Florida postal worker struck, severely injured by lightning

Jose Castro – Fourth Estate Cooperative Contributor

Fort Lauerdale, FL, United States (4E) – A Fort Lauerdale postal worker was severely injured last Friday as a lightning struck her vehicle. According to a city official, the female postal worker was inside her mail truck while on East Commercial Boulevard, Fort Lauerdale, FL when a lightning strike occurred near the vehicle. This caused thousands of volts of electricity to course through the vehicle while she was inside.

She was in contact with her vehicle, causing her to be electrocuted resulting in burns on her body. Paramedics teams soon responded to her and brought her to Broward Health Hospital where doctors said she was in serious but stable condition. She had her hand on a metal part of the vehicle when the lightning struck.

According to Weather.com meteorologist Chrissy Warrilow recommended, to avoid electrocution, “it’s to fold your hand and in your lap and avoid touching anything inside the car.”

The myth is that the vehicle provides protection from the lightning’s electricity by being insulated by the car’s tires. What actually occurs is that the electricity flows outside of the car and it flows around the metal frame of the vehicle into the ground below.

Some vehicles though may present different characteristics. For example, convertibles do not have metal roofs or others that use non metal parts, which inhibits the flow of electricity.

Another issue is that other metal parts of the vehicle would conduct the electricity, from foot pedals, car door handles, steering column and the thousands of other metal parts. In a study by the National Lightning Safety Institute, vehicles struck by lightning suffer not only external damage but also internal electronic short circuiting.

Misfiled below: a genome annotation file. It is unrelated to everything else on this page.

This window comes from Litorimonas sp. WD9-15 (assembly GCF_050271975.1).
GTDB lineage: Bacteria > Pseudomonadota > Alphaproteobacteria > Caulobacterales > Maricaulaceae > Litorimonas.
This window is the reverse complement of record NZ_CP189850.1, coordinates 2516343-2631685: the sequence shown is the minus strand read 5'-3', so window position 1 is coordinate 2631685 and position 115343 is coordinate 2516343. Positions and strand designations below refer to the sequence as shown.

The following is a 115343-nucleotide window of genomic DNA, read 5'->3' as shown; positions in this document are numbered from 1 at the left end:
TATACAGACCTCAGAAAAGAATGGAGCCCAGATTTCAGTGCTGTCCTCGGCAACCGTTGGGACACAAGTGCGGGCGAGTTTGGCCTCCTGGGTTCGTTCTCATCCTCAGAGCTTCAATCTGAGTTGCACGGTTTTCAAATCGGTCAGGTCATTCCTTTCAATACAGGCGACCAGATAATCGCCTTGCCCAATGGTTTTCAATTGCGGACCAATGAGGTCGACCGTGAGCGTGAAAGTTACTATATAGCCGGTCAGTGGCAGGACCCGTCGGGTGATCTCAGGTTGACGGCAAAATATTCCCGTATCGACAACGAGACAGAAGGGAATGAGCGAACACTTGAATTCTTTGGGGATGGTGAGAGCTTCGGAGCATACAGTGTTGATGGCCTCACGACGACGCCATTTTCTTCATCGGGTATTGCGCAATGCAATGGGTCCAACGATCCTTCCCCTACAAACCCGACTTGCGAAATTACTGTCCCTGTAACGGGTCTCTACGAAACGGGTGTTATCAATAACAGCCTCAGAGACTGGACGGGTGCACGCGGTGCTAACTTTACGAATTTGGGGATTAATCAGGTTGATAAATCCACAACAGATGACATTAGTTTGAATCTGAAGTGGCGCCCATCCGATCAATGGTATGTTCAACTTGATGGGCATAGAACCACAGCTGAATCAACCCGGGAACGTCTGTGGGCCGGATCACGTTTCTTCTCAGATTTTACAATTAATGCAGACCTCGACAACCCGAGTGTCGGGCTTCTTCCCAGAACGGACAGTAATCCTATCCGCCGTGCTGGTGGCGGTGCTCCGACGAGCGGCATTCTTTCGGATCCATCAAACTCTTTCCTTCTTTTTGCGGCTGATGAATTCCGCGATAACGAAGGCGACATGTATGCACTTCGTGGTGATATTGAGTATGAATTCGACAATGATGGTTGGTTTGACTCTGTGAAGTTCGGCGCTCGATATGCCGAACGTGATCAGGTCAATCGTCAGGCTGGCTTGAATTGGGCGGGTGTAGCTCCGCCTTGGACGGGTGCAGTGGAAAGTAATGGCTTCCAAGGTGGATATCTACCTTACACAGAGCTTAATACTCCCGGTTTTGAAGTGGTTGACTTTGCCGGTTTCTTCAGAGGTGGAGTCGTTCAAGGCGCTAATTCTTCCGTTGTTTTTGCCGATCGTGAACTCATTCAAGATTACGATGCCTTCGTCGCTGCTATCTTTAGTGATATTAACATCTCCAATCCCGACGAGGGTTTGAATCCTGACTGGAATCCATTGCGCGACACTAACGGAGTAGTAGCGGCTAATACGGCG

This when outside, in a lightning storm, it is best to use a metal framed and roofed vehicles. The passengers must keep their hands on their laps and avoid being in contact with anything metal inside the car. Do not touch the radio or use one’s mobile phone, when connected to the vehicle. It is best to pull to the side of the road, turn on hazard lights with the engine off until the storm passes. If the vehicle is blasted with a lightning strike, do not go out, as the ground may still be electrically active. Wait until the storm passes before exiting the vehicle.

No other individuals were injured in the lightning strike, according to Deputy Fire Chief Timothy C. Heiser. The only other damage reported was a hole the size of a man’s fist punched through the roof of a building nearby. The building’s occupants, located on 2001 S. Andrews Ave, were frightened by a loud crack and then falling debris from the roof at about 2 pm last Friday.

Just last June, a lightning strike hit the Fort Lauerdale-Hollywood International Airport leaving a Delta Airlines plane damaged. Two others were slightly injured as they were part of a cleaning crew on the Delta Airlines Boeing 757.

As a result of the said incident, nearly 41 scheduled departures were delayed as well as eleven flights delayed for arrival. Aside from the Fort Lauerdale Airport, nearby Miami International Airport also had delays.

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